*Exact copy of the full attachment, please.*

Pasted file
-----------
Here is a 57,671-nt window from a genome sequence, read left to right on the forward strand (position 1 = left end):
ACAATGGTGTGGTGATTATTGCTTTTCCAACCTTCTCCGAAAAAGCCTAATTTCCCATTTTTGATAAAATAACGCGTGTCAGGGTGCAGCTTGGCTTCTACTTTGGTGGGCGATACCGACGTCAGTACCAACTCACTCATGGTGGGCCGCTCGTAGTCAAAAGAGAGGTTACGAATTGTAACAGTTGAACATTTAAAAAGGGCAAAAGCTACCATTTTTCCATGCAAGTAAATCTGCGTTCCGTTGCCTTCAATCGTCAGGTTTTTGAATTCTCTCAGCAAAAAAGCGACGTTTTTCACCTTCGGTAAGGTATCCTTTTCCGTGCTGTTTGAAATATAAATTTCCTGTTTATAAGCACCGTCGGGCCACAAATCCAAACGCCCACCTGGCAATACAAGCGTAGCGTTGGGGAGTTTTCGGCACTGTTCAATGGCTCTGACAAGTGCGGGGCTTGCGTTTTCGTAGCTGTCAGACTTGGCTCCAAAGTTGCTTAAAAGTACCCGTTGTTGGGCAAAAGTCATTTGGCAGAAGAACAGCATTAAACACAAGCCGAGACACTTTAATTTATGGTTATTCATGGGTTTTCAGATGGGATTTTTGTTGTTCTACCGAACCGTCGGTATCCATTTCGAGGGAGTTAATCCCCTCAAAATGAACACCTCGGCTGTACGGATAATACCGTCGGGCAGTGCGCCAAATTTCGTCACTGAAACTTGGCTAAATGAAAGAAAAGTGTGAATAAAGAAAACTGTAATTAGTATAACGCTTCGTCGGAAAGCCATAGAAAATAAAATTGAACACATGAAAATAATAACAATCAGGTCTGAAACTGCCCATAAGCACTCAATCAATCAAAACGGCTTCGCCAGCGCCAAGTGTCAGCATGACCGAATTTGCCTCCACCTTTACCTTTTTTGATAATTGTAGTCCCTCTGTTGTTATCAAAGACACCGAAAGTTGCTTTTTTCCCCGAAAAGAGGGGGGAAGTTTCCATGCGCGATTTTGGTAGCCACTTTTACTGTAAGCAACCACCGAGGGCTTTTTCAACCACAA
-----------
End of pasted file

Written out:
Here is a 57,671-nt window from a genome sequence, read left to right on the forward strand (position 1 = left end):
ACAATGGTGTGGTGATTATTGCTTTTCCAACCTTCTCCGAAAAAGCCTAATTTCCCATTTTTGATAAAATAACGCGTGTCAGGGTGCAGCTTGGCTTCTACTTTGGTGGGCGATACCGACGTCAGTACCAACTCACTCATGGTGGGCCGCTCGTAGTCAAAAGAGAGGTTACGAATTGTAACAGTTGAACATTTAAAAAGGGCAAAAGCTACCATTTTTCCATGCAAGTAAATCTGCGTTCCGTTGCCTTCAATCGTCAGGTTTTTGAATTCTCTCAGCAAAAAAGCGACGTTTTTCACCTTCGGTAAGGTATCCTTTTCCGTGCTGTTTGAAATATAAATTTCCTGTTTATAAGCACCGTCGGGCCACAAATCCAAACGCCCACCTGGCAATACAAGCGTAGCGTTGGGGAGTTTTCGGCACTGTTCAATGGCTCTGACAAGTGCGGGGCTTGCGTTTTCGTAGCTGTCAGACTTGGCTCCAAAGTTGCTTAAAAGTACCCGTTGTTGGGCAAAAGTCATTTGGCAGAAGAACAGCATTAAACACAAGCCGAGACACTTTAATTTATGGTTATTCATGGGTTTTCAGATGGGATTTTTGTTGTTCTACCGAACCGTCGGTATCCATTTCGAGGGAGTTAATCCCCTCAAAATGAACACCTCGGCTGTACGGATAATACCGTCGGGCAGTGCGCCAAATTTCGTCACTGAAACTTGGCTAAATGAAAGAAAAGTGTGAATAAAGAAAACTGTAATTAGTATAACGCTTCGTCGGAAAGCCATAGAAAATAAAATTGAACACATGAAAATAATAACAATCAGGTCTGAAACTGCCCATAAGCACTCAATCAATCAAAACGGCTTCGCCAGCGCCAAGTGTCAGCATGACCGAATTTGCCTCCACCTTTACCTTTTTTGATAATTGTAGTCCCTCTGTTGTTATCAAAGACACCGAAAGTTGCTTTTTTCCCCGAAAAGAGGGGGGAAGTTTCCATGCGCGATTTTGGTAGCCACTTTTACTGTAAGCAACCACCGAGGGCTTTTTCAACCACAA